Thank you for taking my follow up. I just had two quick questions. One is, you mentioned that you had award fees on your FTI contract. I was wondering if you could gives us a sense of the magnitude, because it sounds like you expect margins to be a little bit lower for the remainder of the year in [GCS], and then the second question is, do you have any kind of early insight into the government fiscal '11 budgeting process and how the funding profile for tactical radios might change as we get more granularity in to the next few years, kind of pre-jitters program ramp up. Thanks.

Howard Lance

Well, with regard to your first question, without commenting specifically on the FTI award fee, 12.8% represents about $5 million higher than our 12% kind of target now for the year. So, that would kind of give you directionally what some of that might be worth.

We transitioned from the program phase, we were in which was largely deployment, and now our transitioning into the ongoing phase, which will run for the next eight years, I think, in the total 15-year program. Overall, though GCS continues to perform at a very high level, we have a minimal number of red programs. And we continue at a 12% kind of target to be in the higher end of integrated systems and services companies. And so we're very proud of that performance.

I wish I could have more insight into your question regarding government fiscal year '11 budget. Obviously there's a lot of work underway right now. We certainly know that there is a desire on the part of secretary gates to find room in the budget, because of overall pressure. Our strategy continues to be to try and focus in those areas and programs that we think are going to be highest priority. We think communications, and IT systems, especially mission critical communications and systems will continue to be funded. A lot of our programs are funded through long-term program budgets that do not appear to be under any kind of pressure.

Many of our programs, FTI, for example is a cost savings compared to the myriad old networks that it replaced. So, certainly don't see pressure in those areas. We continue to believe that our commercial solutions and JTRS-approved radios offer significant advantages in terms of overall cost, and availability, and feature sets, and continue to tell that story to our customers, and the DoD procurement organization. But in terms of having any particular visibility into what's going to be in the budget, I don't think we have that, and we'll have to stay tuned like everyone else.

Operator

Your next question comes from Jim McIlree with Collins Stewart.

Jim McIlree - Collins Stewart

Thanks again. Gary, does the expected tax rate for the year include an R&D tax credit?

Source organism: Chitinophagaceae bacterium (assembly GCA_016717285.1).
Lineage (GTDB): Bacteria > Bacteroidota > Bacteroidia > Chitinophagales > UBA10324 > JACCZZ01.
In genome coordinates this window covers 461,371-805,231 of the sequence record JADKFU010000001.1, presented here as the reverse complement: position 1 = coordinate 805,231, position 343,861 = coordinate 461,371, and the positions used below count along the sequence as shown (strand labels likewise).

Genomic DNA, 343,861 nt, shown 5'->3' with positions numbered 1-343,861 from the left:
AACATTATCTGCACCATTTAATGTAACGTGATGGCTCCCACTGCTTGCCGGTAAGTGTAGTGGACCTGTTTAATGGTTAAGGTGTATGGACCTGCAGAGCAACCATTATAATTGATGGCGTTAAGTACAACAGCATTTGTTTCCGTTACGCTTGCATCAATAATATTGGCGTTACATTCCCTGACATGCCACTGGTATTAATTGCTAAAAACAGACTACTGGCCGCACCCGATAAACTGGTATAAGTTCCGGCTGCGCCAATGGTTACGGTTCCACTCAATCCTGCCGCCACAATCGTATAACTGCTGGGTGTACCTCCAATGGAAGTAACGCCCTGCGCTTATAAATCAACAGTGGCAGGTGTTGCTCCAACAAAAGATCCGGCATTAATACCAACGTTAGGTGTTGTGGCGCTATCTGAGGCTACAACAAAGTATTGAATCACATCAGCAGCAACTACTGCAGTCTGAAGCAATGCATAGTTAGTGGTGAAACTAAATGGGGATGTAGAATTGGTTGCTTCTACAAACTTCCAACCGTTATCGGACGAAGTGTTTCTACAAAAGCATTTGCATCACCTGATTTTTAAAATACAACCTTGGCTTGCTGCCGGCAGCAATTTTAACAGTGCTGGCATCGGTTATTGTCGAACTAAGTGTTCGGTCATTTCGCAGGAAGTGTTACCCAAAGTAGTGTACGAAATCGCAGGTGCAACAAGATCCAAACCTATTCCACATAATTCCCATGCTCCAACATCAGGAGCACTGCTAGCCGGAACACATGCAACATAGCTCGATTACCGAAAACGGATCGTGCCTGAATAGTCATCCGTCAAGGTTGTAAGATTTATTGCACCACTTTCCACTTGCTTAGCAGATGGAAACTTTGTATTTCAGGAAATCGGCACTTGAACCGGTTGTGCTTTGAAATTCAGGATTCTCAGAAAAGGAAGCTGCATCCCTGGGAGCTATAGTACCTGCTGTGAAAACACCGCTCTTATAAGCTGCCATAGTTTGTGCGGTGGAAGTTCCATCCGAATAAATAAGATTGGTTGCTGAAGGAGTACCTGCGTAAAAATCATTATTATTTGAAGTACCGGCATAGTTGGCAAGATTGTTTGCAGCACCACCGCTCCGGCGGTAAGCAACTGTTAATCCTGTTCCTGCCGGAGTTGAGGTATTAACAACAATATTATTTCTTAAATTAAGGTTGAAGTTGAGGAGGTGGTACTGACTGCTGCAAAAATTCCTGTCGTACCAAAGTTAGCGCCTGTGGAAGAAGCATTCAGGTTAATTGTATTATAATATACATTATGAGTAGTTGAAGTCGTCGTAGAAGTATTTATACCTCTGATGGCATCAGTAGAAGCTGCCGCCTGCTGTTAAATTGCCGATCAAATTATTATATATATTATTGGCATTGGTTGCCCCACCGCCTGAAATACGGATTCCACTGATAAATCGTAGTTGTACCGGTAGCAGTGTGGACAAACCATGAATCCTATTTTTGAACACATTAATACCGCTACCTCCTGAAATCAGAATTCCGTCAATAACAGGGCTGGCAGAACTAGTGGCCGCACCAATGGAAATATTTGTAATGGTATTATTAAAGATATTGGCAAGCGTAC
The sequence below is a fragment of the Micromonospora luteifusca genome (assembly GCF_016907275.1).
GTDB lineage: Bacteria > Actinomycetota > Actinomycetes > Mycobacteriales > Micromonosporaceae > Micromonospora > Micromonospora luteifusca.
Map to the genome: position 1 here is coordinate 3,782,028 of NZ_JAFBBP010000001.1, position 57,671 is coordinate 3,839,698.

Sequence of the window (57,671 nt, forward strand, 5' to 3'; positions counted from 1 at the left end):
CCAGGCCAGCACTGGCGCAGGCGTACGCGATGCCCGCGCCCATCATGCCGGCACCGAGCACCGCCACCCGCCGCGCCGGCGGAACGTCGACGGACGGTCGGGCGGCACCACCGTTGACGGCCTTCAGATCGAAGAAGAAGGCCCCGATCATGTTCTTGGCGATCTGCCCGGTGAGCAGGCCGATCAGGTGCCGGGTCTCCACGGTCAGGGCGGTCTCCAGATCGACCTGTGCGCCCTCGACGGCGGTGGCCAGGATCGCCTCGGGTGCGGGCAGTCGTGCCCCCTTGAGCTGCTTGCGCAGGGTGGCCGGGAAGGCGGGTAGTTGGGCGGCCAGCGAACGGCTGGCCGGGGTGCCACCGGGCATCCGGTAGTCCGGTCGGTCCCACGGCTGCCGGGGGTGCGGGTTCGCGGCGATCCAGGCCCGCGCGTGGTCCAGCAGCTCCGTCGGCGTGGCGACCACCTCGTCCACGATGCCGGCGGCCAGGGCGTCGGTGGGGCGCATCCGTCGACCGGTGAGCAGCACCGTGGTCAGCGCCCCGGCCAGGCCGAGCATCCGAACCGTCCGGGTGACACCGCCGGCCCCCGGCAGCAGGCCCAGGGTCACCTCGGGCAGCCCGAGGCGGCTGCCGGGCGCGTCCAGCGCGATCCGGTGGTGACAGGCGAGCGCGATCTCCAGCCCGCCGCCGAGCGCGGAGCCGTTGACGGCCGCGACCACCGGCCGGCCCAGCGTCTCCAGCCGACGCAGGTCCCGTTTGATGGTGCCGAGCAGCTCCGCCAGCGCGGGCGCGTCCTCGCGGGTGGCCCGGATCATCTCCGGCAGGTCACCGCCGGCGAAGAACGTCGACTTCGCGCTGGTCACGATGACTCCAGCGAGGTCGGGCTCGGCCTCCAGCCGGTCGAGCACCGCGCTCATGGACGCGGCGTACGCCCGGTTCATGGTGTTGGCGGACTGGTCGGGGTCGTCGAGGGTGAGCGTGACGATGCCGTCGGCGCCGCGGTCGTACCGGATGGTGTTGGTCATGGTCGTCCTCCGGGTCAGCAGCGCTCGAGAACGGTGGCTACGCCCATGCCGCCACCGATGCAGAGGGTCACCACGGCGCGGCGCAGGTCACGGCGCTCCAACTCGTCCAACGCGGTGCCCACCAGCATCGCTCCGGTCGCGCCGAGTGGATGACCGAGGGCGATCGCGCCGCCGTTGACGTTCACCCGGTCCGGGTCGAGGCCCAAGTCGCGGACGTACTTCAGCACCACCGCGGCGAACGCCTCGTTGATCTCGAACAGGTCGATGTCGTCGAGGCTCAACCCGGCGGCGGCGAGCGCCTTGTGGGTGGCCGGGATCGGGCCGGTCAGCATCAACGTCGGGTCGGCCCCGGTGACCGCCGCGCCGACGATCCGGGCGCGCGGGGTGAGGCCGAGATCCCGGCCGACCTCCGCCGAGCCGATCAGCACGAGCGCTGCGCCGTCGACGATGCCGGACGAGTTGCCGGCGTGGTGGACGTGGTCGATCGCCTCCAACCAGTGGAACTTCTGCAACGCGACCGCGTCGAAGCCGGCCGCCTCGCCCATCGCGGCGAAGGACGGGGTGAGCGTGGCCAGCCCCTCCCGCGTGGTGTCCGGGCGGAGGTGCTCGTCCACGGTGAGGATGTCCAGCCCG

Gary McArthur

Right now it does, but there are also some one-time events that could also benefit, so it's a moving target in a way, I should say, but ultimately, we will expect to be around 34% for the year, regardless of what happens with the investment tax credit, but that definitely factors in to our thinking.

Pamela Padgett

Operator, we'll take one more question.

Operator

That question will come from Mark Jordan with Noble Financial.

Mark Jordan - Noble Financial

Good afternoon again. Howard, you mentioned that there seems to be a shift in receptivity of DoD for Cox generically on the radio side. Does that have an implication for the JTRS formal program, where there is subsidization of radio development in the industry that could develop into competition? Is there the opportunity for that to be reviewed by gates and truncated given the lack of performance and high cost?

Howard Lance

Well, I say again, certainly can't predict what the DoD will do with regard to those programs of record, but we are certainly in a position where we're making a very strong case advocating Harris and other commercially developed products as viable alternatives. We have, through this program, I think it has really shown the value and the place for commercially developed technologies as an adjunct to traditional government programs of record.

We've gotten to the market faster, we're able to hit the mark in terms of advanced features. We can add those features very, very rapidly and continue to stay current. We are particularly valuable at times where communications and the urgent need is there, because our ability to respond in advance in anticipation of orders is so different than a traditional program of record which even long lead time items typically aren't ordered until you have some indication from the customer.

So I think, it's presented a stark contrast, not that one is better than the other, but that there is clearly a place for both in your thinking when you are trying to manage all of the trade-offs between schedules, budgets, and features, and I think based on the results, I think they speak for themselves in terms of a lot of listening and acknowledgement of our position is going on.

Pamela Padgett

All right everyone. Thank you so much for joining us today.

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Source: Harris Corp. F1Q10 Earnings Conference Call